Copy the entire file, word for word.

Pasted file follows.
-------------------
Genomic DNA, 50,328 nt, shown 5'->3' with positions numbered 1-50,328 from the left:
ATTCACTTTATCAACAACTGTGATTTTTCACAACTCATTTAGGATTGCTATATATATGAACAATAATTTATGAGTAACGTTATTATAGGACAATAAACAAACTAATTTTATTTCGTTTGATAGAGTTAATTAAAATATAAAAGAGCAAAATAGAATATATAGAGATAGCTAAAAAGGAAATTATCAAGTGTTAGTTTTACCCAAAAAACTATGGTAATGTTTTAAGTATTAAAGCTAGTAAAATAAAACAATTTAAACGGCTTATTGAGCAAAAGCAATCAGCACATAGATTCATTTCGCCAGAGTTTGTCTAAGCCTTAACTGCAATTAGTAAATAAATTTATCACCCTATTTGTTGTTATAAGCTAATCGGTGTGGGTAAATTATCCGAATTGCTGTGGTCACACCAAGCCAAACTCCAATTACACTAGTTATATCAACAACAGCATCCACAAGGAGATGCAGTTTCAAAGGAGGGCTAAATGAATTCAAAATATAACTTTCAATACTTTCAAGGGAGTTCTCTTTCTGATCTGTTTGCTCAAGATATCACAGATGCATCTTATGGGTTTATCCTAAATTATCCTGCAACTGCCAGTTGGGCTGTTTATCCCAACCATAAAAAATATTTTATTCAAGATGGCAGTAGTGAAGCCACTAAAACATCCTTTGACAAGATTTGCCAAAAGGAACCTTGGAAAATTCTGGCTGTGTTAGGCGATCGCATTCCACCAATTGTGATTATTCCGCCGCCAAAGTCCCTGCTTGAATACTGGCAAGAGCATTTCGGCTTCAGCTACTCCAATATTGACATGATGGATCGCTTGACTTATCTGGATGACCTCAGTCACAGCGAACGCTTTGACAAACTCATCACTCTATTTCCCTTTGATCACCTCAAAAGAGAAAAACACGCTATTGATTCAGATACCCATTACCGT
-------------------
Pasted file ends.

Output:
Genomic DNA, 50,328 nt, shown 5'->3' with positions numbered 1-50,328 from the left:
ATTCACTTTATCAACAACTGTGATTTTTCACAACTCATTTAGGATTGCTATATATATGAACAATAATTTATGAGTAACGTTATTATAGGACAATAAACAAACTAATTTTATTTCGTTTGATAGAGTTAATTAAAATATAAAAGAGCAAAATAGAATATATAGAGATAGCTAAAAAGGAAATTATCAAGTGTTAGTTTTACCCAAAAAACTATGGTAATGTTTTAAGTATTAAAGCTAGTAAAATAAAACAATTTAAACGGCTTATTGAGCAAAAGCAATCAGCACATAGATTCATTTCGCCAGAGTTTGTCTAAGCCTTAACTGCAATTAGTAAATAAATTTATCACCCTATTTGTTGTTATAAGCTAATCGGTGTGGGTAAATTATCCGAATTGCTGTGGTCACACCAAGCCAAACTCCAATTACACTAGTTATATCAACAACAGCATCCACAAGGAGATGCAGTTTCAAAGGAGGGCTAAATGAATTCAAAATATAACTTTCAATACTTTCAAGGGAGTTCTCTTTCTGATCTGTTTGCTCAAGATATCACAGATGCATCTTATGGGTTTATCCTAAATTATCCTGCAACTGCCAGTTGGGCTGTTTATCCCAACCATAAAAAATATTTTATTCAAGATGGCAGTAGTGAAGCCACTAAAACATCCTTTGACAAGATTTGCCAAAAGGAACCTTGGAAAATTCTGGCTGTGTTAGGCGATCGCATTCCACCAATTGTGATTATTCCGCCGCCAAAGTCCCTGCTTGAATACTGGCAAGAGCATTTCGGCTTCAGCTACTCCAATATTGACATGATGGATCGCTTGACTTATCTGGATGACCTCAGTCACAGCGAACGCTTTGACAAACTCATCACTCTATTTCCCTTTGATCACCTCAAAAGAGAAAAACACGCTATTGATTCAGATACCCATTACCGT